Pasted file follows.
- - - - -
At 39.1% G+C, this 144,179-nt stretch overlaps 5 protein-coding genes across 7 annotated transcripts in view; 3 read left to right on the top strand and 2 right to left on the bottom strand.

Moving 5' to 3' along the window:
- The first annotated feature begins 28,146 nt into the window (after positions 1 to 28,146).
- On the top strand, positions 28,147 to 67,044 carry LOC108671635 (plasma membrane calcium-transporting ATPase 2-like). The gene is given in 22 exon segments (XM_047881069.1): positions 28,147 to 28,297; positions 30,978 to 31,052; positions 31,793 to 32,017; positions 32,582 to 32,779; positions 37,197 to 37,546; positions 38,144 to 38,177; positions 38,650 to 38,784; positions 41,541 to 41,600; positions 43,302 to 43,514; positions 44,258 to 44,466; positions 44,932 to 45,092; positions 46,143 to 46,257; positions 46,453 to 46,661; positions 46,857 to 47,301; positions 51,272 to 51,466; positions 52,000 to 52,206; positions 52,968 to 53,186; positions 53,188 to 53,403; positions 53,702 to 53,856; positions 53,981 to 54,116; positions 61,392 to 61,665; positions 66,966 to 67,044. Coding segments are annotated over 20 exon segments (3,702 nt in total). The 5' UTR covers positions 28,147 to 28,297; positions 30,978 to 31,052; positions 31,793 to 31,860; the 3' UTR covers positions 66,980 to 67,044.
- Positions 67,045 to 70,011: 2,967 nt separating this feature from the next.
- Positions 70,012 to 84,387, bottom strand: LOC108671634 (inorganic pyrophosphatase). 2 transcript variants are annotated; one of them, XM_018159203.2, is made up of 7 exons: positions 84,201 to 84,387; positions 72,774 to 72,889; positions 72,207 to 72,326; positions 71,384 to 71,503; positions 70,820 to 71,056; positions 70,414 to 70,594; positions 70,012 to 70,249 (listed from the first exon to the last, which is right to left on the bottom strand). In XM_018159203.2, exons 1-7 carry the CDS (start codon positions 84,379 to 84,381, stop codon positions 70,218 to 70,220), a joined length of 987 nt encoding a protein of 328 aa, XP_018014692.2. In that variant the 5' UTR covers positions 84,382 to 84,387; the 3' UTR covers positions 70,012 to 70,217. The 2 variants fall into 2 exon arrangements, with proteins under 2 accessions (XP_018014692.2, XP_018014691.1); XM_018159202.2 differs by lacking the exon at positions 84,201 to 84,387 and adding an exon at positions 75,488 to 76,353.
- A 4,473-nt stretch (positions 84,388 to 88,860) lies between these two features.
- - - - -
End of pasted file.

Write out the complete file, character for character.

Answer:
At 39.1% G+C, this 144,179-nt stretch overlaps 5 protein-coding genes across 7 annotated transcripts in view; 3 read left to right on the top strand and 2 right to left on the bottom strand.

Moving 5' to 3' along the window:
- The first annotated feature begins 28,146 nt into the window (after positions 1 to 28,146).
- On the top strand, positions 28,147 to 67,044 carry LOC108671635 (plasma membrane calcium-transporting ATPase 2-like). The gene is given in 22 exon segments (XM_047881069.1): positions 28,147 to 28,297; positions 30,978 to 31,052; positions 31,793 to 32,017; positions 32,582 to 32,779; positions 37,197 to 37,546; positions 38,144 to 38,177; positions 38,650 to 38,784; positions 41,541 to 41,600; positions 43,302 to 43,514; positions 44,258 to 44,466; positions 44,932 to 45,092; positions 46,143 to 46,257; positions 46,453 to 46,661; positions 46,857 to 47,301; positions 51,272 to 51,466; positions 52,000 to 52,206; positions 52,968 to 53,186; positions 53,188 to 53,403; positions 53,702 to 53,856; positions 53,981 to 54,116; positions 61,392 to 61,665; positions 66,966 to 67,044. Coding segments are annotated over 20 exon segments (3,702 nt in total). The 5' UTR covers positions 28,147 to 28,297; positions 30,978 to 31,052; positions 31,793 to 31,860; the 3' UTR covers positions 66,980 to 67,044.
- Positions 67,045 to 70,011: 2,967 nt separating this feature from the next.
- Positions 70,012 to 84,387, bottom strand: LOC108671634 (inorganic pyrophosphatase). 2 transcript variants are annotated; one of them, XM_018159203.2, is made up of 7 exons: positions 84,201 to 84,387; positions 72,774 to 72,889; positions 72,207 to 72,326; positions 71,384 to 71,503; positions 70,820 to 71,056; positions 70,414 to 70,594; positions 70,012 to 70,249 (listed from the first exon to the last, which is right to left on the bottom strand). In XM_018159203.2, exons 1-7 carry the CDS (start codon positions 84,379 to 84,381, stop codon positions 70,218 to 70,220), a joined length of 987 nt encoding a protein of 328 aa, XP_018014692.2. In that variant the 5' UTR covers positions 84,382 to 84,387; the 3' UTR covers positions 70,012 to 70,217. The 2 variants fall into 2 exon arrangements, with proteins under 2 accessions (XP_018014692.2, XP_018014691.1); XM_018159202.2 differs by lacking the exon at positions 84,201 to 84,387 and adding an exon at positions 75,488 to 76,353.
- A 4,473-nt stretch (positions 84,388 to 88,860) lies between these two features.